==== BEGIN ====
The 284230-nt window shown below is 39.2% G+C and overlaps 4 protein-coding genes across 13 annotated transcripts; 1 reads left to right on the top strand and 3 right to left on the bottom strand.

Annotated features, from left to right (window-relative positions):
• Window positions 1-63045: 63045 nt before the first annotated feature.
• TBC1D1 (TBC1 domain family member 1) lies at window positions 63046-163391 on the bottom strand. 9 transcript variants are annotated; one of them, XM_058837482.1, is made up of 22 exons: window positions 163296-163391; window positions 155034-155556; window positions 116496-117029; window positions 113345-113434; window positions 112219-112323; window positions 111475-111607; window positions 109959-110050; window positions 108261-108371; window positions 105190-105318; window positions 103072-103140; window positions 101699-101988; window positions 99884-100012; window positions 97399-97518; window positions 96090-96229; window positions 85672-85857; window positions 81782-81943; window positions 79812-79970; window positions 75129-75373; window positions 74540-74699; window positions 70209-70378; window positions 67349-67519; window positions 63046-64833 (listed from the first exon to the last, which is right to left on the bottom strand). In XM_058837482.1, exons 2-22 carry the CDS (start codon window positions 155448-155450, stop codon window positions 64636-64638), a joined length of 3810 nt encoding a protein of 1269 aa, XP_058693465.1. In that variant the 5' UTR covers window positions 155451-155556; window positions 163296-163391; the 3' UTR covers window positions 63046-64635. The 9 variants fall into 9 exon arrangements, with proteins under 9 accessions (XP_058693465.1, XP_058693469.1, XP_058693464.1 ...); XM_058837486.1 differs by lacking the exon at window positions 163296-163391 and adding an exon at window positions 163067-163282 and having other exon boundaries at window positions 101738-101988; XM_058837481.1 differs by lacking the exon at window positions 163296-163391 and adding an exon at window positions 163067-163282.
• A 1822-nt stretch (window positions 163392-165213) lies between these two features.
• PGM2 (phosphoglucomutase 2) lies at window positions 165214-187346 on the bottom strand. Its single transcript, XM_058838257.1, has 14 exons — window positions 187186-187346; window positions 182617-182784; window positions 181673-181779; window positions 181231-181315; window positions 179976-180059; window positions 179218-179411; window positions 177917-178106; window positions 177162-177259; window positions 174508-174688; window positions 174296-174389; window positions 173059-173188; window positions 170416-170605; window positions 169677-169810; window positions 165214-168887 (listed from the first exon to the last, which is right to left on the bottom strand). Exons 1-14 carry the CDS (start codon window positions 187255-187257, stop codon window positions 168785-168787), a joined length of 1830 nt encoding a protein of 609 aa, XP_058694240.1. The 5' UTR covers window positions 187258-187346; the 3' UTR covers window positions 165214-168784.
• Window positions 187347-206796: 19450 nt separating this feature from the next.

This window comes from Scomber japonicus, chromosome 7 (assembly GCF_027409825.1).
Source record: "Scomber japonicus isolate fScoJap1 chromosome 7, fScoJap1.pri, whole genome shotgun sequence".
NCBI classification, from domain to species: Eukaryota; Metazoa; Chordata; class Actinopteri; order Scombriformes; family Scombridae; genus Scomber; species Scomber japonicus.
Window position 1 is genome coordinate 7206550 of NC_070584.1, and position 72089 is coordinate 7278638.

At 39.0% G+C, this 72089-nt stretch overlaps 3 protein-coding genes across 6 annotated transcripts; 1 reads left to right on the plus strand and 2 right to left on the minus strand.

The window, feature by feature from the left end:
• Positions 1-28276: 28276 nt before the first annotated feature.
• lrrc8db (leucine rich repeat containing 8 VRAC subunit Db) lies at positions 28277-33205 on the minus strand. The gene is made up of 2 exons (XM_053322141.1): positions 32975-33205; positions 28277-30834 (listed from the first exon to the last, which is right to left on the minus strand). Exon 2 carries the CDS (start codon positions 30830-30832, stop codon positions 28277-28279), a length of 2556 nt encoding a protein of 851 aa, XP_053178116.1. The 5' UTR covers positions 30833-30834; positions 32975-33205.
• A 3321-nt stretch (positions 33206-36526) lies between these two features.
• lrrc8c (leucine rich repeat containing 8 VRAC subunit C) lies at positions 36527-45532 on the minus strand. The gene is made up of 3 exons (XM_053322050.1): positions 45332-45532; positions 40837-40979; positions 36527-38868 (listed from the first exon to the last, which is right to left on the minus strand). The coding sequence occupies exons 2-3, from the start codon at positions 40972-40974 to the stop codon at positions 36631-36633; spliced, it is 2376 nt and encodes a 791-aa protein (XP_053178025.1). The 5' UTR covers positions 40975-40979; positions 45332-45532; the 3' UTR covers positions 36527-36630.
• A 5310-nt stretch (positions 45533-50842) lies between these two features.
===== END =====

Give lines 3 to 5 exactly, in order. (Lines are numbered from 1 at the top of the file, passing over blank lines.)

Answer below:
• Window positions 1-63045: 63045 nt before the first annotated feature.
• TBC1D1 (TBC1 domain family member 1) lies at window positions 63046-163391 on the bottom strand. 9 transcript variants are annotated; one of them, XM_058837482.1, is made up of 22 exons: window positions 163296-163391; window positions 155034-155556; window positions 116496-117029; window positions 113345-113434; window positions 112219-112323; window positions 111475-111607; window positions 109959-110050; window positions 108261-108371; window positions 105190-105318; window positions 103072-103140; window positions 101699-101988; window positions 99884-100012; window positions 97399-97518; window positions 96090-96229; window positions 85672-85857; window positions 81782-81943; window positions 79812-79970; window positions 75129-75373; window positions 74540-74699; window positions 70209-70378; window positions 67349-67519; window positions 63046-64833 (listed from the first exon to the last, which is right to left on the bottom strand). In XM_058837482.1, exons 2-22 carry the CDS (start codon window positions 155448-155450, stop codon window positions 64636-64638), a joined length of 3810 nt encoding a protein of 1269 aa, XP_058693465.1. In that variant the 5' UTR covers window positions 155451-155556; window positions 163296-163391; the 3' UTR covers window positions 63046-64635. The 9 variants fall into 9 exon arrangements, with proteins under 9 accessions (XP_058693465.1, XP_058693469.1, XP_058693464.1 ...); XM_058837486.1 differs by lacking the exon at window positions 163296-163391 and adding an exon at window positions 163067-163282 and having other exon boundaries at window positions 101738-101988; XM_058837481.1 differs by lacking the exon at window positions 163296-163391 and adding an exon at window positions 163067-163282.
• A 1822-nt stretch (window positions 163392-165213) lies between these two features.